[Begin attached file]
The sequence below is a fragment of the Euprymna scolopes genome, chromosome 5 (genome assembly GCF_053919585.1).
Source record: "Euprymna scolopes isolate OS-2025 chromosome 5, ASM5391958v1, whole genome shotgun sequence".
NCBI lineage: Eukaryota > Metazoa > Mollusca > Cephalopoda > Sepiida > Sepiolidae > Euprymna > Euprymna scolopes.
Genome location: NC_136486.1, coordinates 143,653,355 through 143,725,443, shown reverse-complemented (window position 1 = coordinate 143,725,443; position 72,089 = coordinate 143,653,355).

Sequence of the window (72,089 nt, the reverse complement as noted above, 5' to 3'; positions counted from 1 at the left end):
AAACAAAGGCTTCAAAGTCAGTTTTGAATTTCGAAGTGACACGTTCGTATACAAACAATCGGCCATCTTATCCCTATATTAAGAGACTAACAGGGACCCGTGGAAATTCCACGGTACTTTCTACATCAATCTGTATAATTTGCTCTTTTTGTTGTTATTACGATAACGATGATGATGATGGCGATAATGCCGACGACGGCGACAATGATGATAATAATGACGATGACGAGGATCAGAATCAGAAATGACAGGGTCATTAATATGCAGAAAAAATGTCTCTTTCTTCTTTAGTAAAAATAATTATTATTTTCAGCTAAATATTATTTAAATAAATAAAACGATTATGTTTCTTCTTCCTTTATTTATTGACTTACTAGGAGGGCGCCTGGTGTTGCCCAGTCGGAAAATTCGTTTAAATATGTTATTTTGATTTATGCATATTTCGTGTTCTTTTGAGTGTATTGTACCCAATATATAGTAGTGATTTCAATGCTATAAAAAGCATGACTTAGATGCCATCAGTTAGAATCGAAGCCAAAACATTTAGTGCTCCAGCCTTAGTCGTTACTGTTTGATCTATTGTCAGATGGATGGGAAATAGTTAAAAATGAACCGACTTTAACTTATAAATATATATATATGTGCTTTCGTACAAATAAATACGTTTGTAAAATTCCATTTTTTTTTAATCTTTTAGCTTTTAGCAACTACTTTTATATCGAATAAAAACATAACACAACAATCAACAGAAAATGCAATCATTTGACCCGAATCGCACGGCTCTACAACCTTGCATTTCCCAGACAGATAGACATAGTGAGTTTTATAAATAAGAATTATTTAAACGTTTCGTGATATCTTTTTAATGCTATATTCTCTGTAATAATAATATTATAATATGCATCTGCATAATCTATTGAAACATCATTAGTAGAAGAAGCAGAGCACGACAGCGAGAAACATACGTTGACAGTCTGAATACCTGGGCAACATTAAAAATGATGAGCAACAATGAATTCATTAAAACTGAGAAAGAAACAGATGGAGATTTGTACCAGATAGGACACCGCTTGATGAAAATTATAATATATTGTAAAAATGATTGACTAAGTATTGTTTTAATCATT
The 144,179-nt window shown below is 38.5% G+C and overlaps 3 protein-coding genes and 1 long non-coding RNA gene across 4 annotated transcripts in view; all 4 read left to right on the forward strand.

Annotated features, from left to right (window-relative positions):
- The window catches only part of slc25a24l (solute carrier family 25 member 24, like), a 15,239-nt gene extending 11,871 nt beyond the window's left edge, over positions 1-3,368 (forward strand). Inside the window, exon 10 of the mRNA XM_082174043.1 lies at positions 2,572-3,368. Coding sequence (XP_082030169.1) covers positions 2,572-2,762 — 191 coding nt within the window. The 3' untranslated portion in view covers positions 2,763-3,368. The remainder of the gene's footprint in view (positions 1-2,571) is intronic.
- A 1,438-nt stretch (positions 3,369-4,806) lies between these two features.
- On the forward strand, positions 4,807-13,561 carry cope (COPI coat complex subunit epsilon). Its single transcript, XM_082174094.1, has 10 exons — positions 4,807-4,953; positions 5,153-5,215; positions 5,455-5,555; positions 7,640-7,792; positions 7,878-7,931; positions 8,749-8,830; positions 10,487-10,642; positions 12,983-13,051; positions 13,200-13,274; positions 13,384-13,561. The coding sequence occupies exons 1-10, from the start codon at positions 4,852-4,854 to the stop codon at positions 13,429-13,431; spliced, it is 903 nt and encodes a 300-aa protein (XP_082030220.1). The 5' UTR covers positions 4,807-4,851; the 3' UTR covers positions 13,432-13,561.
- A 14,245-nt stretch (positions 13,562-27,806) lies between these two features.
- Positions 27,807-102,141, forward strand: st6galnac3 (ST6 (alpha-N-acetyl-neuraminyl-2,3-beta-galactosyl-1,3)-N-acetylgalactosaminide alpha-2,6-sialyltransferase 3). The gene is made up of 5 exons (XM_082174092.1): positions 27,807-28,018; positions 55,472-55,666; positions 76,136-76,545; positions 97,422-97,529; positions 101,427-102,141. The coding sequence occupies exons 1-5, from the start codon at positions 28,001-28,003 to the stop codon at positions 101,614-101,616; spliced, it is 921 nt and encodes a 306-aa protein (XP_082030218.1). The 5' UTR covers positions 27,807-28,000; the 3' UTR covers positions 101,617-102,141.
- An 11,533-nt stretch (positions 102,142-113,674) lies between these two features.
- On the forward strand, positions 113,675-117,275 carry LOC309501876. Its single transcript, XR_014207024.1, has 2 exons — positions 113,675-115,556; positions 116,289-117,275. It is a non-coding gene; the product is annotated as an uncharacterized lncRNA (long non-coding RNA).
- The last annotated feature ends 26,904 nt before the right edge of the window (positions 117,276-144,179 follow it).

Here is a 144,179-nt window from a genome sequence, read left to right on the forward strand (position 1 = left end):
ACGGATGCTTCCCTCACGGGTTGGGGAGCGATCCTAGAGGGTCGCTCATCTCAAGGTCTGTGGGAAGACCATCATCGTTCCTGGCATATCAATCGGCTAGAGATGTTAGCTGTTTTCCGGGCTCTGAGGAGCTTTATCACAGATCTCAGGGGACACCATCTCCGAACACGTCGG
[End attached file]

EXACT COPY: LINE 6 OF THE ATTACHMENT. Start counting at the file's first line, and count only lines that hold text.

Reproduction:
AAACAAAGGCTTCAAAGTCAGTTTTGAATTTCGAAGTGACACGTTCGTATACAAACAATCGGCCATCTTATCCCTATATTAAGAGACTAACAGGGACCCGTGGAAATTCCACGGTACTTTCTACATCAATCTGTATAATTTGCTCTTTTTGTTGTTATTACGATAACGATGATGATGATGGCGATAATGCCGACGACGGCGACAATGATGATAATAATGACGATGACGAGGATCAGAATCAGAAATGACAGGGTCATTAATATGCAGAAAAAATGTCTCTTTCTTCTTTAGTAAAAATAATTATTATTTTCAGCTAAATATTATTTAAATAAATAAAACGATTATGTTTCTTCTTCCTTTATTTATTGACTTACTAGGAGGGCGCCTGGTGTTGCCCAGTCGGAAAATTCGTTTAAATATGTTATTTTGATTTATGCATATTTCGTGTTCTTTTGAGTGTATTGTACCCAATATATAGTAGTGATTTCAATGCTATAAAAAGCATGACTTAGATGCCATCAGTTAGAATCGAAGCCAAAACATTTAGTGCTCCAGCCTTAGTCGTTACTGTTTGATCTATTGTCAGATGGATGGGAAATAGTTAAAAATGAACCGACTTTAACTTATAAATATATATATATGTGCTTTCGTACAAATAAATACGTTTGTAAAATTCCATTTTTTTTTAATCTTTTAGCTTTTAGCAACTACTTTTATATCGAATAAAAACATAACACAACAATCAACAGAAAATGCAATCATTTGACCCGAATCGCACGGCTCTACAACCTTGCATTTCCCAGACAGATAGACATAGTGAGTTTTATAAATAAGAATTATTTAAACGTTTCGTGATATCTTTTTAATGCTATATTCTCTGTAATAATAATATTATAATATGCATCTGCATAATCTATTGAAACATCATTAGTAGAAGAAGCAGAGCACGACAGCGAGAAACATACGTTGACAGTCTGAATACCTGGGCAACATTAAAAATGATGAGCAACAATGAATTCATTAAAACTGAGAAAGAAACAGATGGAGATTTGTACCAGATAGGACACCGCTTGATGAAAATTATAATATATTGTAAAAATGATTGACTAAGTATTGTTTTAATCATT